During the Age of Exploration, early orientalism started to take shape in fashion. Since, the East has remained an inspiration and influence to Western culture. In spite of this, oriental dress does not symbolise cultural flexibility and acceptance, but rather imperialism. It is a metaphor whereby the West establishes a dominant role over the East by studying and reproducing oriental culture. As Edward W. Said put it, “Imperialism consolidated the mixture of cultures and identities on a global scale. But its worst and most paradoxical gift was to allow people to believe that they were only, mainly exclusively…Oriental” . Moreover, this essay will explore the tumultuous relationship between the East and the West, as well as discuss the impact and progress of Orientalism in fashion.
Paul Poiret was the first couturier to embrace draping, thus moving away from the more traditional techniques of tailoring and corsetry. This launched the transformation of couture traditions of the Belle Époque. To many, Poiret had dethroned the paradigm of Western fashion when he employed the art of Orientalism into clothing. Today, Marc Jacobs also illustrates the contribution of Orientalism in contemporary fashion through his cheongsam-infused 2011 Spring collection for Louis Vuitton. A direct and modern take on Orientalism, the collection highlights the feeling of ‘otherness’, in that the Orient represents an exotic fantasy as opposed to being an equal: “Present-day orientalism is a ‘series of imaginary mirrorings’ in which the white Westerner enacts a level of otherness that eclipses the circumstances of the ‘true’ other” . Essentially, Marc Jacobs embodies a colonialist who explores and exploits the Orient, therefore reinforcing the idea that Orientalism constitutes a concept created by the West.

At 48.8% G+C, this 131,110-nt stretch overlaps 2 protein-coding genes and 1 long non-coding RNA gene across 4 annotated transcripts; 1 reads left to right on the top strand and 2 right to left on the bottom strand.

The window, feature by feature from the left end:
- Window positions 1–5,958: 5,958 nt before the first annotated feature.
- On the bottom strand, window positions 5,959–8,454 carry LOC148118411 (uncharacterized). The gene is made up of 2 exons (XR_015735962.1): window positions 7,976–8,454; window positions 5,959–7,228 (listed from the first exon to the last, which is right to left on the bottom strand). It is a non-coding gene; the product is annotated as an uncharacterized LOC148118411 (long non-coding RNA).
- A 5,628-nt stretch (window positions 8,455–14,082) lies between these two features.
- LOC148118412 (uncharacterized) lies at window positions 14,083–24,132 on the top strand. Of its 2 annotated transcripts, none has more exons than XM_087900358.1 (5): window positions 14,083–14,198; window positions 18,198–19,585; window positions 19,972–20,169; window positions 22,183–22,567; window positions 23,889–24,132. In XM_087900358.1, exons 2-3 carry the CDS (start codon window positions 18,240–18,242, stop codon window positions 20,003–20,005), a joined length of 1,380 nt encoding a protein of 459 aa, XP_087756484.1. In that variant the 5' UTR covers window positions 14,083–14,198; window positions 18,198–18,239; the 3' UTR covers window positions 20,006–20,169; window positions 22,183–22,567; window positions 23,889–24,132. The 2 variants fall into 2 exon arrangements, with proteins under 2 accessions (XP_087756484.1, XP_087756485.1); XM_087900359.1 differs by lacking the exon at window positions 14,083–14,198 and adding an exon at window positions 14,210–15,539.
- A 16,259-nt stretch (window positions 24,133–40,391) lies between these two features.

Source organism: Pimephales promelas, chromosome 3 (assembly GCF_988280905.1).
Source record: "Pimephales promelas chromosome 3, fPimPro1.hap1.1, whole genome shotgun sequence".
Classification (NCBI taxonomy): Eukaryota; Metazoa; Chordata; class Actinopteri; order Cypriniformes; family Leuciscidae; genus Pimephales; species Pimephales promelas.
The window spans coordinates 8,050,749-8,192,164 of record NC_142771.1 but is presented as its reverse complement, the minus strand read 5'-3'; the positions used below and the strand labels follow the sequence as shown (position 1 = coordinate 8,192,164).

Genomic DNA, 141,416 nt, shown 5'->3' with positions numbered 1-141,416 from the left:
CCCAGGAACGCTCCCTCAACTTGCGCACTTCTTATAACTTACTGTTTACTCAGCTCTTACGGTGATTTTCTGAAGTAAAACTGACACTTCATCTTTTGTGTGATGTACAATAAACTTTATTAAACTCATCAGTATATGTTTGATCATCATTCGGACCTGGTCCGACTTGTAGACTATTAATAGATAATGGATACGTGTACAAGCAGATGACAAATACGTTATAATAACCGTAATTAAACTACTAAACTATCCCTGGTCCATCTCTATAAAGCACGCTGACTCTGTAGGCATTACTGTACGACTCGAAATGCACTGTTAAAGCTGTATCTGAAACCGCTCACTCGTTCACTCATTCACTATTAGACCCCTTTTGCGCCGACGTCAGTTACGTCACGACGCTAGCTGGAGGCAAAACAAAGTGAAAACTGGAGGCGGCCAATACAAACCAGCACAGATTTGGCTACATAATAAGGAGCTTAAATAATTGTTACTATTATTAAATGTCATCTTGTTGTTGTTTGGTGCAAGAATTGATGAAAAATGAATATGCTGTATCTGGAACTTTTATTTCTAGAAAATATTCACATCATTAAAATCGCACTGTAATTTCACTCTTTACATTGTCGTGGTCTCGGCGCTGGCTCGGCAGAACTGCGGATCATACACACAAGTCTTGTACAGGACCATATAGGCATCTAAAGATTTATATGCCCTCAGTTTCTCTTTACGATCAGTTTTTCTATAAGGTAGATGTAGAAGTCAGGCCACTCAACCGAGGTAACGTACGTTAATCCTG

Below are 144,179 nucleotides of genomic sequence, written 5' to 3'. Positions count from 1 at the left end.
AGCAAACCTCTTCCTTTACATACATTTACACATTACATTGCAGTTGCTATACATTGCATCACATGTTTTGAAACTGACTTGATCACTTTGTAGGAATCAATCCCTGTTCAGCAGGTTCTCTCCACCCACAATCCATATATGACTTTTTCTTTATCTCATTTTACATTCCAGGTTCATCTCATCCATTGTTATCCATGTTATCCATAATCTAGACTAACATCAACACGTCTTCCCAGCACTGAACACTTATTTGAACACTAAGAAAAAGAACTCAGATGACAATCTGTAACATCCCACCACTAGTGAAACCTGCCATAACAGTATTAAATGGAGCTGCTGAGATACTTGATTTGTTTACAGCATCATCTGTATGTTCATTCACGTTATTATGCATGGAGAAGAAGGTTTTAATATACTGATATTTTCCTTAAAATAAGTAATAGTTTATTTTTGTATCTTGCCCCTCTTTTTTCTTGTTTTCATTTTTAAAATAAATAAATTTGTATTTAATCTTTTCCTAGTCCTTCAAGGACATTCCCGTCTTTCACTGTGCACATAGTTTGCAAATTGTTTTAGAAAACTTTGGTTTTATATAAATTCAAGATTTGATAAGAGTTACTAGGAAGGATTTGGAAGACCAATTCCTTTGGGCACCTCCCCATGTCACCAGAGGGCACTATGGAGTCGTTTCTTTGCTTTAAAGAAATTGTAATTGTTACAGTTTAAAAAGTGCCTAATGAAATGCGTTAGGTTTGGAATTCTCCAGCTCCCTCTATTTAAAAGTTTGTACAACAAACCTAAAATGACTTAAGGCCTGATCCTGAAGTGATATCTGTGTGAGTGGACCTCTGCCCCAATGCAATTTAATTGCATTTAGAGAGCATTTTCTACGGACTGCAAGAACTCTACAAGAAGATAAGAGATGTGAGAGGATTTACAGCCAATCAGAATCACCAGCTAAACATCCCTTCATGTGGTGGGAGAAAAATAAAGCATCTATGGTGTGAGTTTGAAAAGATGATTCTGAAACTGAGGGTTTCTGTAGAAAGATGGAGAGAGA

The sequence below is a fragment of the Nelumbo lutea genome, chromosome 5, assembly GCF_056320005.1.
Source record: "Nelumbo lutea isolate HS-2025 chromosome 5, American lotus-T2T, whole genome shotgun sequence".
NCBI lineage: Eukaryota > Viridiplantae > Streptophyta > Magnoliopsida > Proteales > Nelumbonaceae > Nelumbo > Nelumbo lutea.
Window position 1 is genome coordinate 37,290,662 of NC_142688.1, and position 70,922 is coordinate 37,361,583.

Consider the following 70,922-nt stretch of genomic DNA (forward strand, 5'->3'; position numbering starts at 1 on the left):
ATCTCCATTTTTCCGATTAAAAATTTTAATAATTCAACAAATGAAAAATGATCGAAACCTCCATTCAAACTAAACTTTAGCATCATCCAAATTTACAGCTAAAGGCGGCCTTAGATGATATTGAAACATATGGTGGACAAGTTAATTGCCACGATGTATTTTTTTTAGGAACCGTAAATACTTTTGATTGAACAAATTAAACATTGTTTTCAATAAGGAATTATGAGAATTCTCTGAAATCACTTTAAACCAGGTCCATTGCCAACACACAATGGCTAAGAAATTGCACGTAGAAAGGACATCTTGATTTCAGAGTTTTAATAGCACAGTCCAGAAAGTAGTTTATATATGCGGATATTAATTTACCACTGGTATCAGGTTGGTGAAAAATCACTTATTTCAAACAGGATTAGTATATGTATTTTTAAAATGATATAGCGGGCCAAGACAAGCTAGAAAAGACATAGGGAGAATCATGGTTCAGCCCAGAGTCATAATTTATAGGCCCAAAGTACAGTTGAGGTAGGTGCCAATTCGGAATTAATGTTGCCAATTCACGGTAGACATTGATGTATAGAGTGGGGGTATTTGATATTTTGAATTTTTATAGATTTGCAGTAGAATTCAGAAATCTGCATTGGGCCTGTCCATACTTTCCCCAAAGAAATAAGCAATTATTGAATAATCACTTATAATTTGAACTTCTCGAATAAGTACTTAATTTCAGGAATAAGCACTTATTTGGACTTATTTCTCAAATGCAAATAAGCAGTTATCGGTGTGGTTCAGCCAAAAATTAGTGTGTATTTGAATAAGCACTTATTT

The Orient was well under the hegemony of the West. The latter had claimed a hierarchal status over the East, implementing power and authority that soon led to racist propaganda: “the Orientals' bodies are lazy, the Orient has no conception of history, of the nation, or of patrie, the Orient is essentially mystical-and so on.” Ironically however, the West was reliant on the East despite its dominant position. How so? Orientalism contributed to defining Europe’s image and continues to do so today. For instance, in 17th century France, members of the French courts adopted the turban and Persian vest to symbolise power, status and rank. Furthermore, by segregating oneself from the ‘others’ one can create self-identity in every age and in every society: “the development and maintenance of every culture require the existence of another different and competing alter ego” . It is therefore possible to affirm that without Orientalism the Western culture remains incomplete, so the West uses it to see itself as whole.
This Western domination can however be masked by capitalist ideology. By applying this idea, defined by John Storey, the Orient constitutes “the subordinate...